In the short term, Romney felt confident enough about his Michigan prospects to resume advertising in South Carolina Tuesday morning. Still, his aides recognize the difficulty, regardless of the Michigan results, of getting a win here. So after spending all Wednesday in the Palmetto State, Romney will jet off to Las Vegas mid-day Thursday and try to obscure a potential loss here by winning the little-contested Nevada caucuses on Saturday.
Despite Romney&rquo;s effort to draw attention west, the next high-profile GOP contest will take place in what has traditionally been a firewall for establishment candidates and has propelled every GOP candidate since Ronald Reagan in 1980 on to victory.
But, with McCain’s defeat in Michigan, there remains no contender who can claim consensus.
The Palmetto State will, though, almost certainly offer the first real measure of clarification to the muddled contest.
Fred Thompson and Mike Huckabee, both native Southerners, will face major expectations to perform well in the first Dixie contest.
For Thompson, Saturday is everything. He skipped New Hampshire and Michigan to plant himself here in a last-ditch effort to salvage his candidacy.
“So I need a win,” Thompson explained at a campaign stop in Greenwood Monday. “It’s just that simple.”
Huckabee, also, could use a victory. The glow from his Iowa success has begun to fade, as his momentum has only gotten him distant third-place finishes in New Hampshire and Michigan.
With a state so full of his fellow Southern Baptists and a split party, there is no reason why Huckabee should not fare well in a race where only a plurality is needed to win.
For McCain, a win in a conservative and Republican-dominated South Carolina primary would answer questions about his ability to win support from his own party, help chase the ghosts of 2000 and put him right back into top contention heading in Florida.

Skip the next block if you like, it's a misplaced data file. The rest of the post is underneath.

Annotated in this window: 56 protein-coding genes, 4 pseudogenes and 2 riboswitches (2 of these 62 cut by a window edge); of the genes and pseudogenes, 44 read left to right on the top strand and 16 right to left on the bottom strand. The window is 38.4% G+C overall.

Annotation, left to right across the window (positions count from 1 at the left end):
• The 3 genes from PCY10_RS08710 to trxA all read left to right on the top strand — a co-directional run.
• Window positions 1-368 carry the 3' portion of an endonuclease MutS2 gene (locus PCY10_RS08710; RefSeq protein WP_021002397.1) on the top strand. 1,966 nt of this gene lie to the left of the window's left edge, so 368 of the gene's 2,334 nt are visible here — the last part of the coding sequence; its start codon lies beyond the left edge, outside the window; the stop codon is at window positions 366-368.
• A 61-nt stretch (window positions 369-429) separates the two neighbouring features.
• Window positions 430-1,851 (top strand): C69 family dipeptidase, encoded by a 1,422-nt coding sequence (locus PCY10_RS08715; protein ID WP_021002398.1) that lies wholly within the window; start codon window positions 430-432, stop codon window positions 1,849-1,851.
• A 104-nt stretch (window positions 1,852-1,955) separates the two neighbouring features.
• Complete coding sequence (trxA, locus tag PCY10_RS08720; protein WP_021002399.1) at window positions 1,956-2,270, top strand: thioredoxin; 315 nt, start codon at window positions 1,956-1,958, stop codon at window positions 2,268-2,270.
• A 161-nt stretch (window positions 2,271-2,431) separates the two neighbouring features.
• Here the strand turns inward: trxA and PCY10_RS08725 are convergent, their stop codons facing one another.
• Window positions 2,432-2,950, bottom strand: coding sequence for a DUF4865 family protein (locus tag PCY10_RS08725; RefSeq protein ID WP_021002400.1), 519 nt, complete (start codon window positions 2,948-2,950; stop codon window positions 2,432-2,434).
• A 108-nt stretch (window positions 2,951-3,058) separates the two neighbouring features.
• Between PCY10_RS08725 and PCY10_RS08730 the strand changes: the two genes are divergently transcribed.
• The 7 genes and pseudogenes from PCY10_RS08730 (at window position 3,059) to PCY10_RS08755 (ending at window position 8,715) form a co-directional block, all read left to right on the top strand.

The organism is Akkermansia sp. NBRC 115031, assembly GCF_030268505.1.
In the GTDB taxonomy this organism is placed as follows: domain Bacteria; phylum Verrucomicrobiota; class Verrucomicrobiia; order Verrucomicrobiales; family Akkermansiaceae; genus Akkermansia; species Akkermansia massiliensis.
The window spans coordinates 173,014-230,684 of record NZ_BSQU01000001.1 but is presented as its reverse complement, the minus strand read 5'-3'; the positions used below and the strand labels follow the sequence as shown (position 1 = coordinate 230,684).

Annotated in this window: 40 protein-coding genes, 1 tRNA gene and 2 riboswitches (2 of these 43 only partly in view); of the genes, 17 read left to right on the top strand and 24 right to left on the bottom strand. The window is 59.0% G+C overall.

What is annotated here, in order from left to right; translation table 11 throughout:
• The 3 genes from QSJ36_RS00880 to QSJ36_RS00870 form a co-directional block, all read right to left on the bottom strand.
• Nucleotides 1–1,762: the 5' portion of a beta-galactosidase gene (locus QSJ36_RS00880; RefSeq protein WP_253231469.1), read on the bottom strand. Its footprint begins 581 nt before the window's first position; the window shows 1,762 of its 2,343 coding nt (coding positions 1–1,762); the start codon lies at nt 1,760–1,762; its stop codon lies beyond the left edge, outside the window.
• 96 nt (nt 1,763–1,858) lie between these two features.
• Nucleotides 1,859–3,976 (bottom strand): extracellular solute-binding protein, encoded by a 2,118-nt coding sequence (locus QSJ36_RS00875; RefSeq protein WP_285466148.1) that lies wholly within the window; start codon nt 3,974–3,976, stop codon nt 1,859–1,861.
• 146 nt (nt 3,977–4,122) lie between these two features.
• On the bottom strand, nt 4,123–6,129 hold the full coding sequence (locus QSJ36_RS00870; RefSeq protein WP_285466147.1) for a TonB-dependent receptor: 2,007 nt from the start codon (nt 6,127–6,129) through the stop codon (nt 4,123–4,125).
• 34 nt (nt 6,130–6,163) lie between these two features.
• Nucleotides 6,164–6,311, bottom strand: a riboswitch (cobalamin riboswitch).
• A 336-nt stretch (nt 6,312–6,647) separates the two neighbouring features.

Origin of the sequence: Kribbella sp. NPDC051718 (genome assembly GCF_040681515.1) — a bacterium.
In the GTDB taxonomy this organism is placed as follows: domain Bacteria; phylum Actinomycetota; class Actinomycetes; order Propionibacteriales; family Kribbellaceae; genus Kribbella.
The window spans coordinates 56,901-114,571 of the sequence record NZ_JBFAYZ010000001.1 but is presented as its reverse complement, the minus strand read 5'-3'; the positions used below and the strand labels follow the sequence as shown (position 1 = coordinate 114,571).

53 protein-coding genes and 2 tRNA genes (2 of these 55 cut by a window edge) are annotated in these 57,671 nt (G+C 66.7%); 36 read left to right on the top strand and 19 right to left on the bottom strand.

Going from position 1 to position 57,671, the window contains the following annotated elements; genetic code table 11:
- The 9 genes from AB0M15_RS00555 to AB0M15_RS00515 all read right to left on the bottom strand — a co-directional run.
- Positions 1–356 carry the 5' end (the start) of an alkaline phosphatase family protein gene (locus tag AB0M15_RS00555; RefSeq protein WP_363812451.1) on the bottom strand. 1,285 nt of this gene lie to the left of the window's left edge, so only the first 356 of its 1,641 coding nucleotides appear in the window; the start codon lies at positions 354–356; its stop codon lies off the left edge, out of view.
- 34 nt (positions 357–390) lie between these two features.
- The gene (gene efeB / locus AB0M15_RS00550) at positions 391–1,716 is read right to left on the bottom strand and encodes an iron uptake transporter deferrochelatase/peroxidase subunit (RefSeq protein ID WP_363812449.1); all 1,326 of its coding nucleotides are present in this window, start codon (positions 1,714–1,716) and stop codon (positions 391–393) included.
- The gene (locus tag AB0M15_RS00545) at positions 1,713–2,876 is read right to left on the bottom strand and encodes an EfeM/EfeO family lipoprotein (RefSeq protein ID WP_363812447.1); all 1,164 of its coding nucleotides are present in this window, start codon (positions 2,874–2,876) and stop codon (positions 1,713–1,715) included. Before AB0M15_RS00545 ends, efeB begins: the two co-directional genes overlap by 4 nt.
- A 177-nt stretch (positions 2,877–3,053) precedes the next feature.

Tonight’s results have little direct bearing on Rudy Giuliani, who has staked his candidacy on a victory in Florida. But the former New York mayor will be pleased with Romney’s victory; perhaps more than anyone else in the field, chaos is Giuliani’s friend.
By halting any momentum McCain would have built up, Romney keeps the race uncertain and ensures that there will be no unstoppable force hurtling into the Sunshine State on Jan. 29.
Still, the risk of Giuliani’s decision, after his numbers didn’t move despite steady advertising in New Hampshire, to ignore the early states and focus on Florida was again underscored Tuesday night. Despite his natural appeal in an ethnic, blue-collar state having an open primary, Giuliani was toppled by both Thompson and Ron Paul — another embarrassing finish for the one-time national front-runner.
Giuliani will not set foot in South Carolina before Saturday, choosing instead to remain in Florida.
McCain backers here recognized early it was going to be a tough night, but repeatedly came back to South Carolina’s traditional role as deciding the GOP nominee.
“Like in 1980, it was Reagan’s time, 2008 it’s John’s time,” Sen. Lindsey Graham (R-S.C.), his top backer here, said after most of the disappointed guests had left the party.
“He’s going to win,” Graham flatly predicted. “It’s going to be huge, it’s going to end it.”
Had McCain won tonight, that may have been in the case.
But South Carolina now appears to be just another stop on the way to Florida and beyond — a path that will eventually turn into victory lane for one candidate.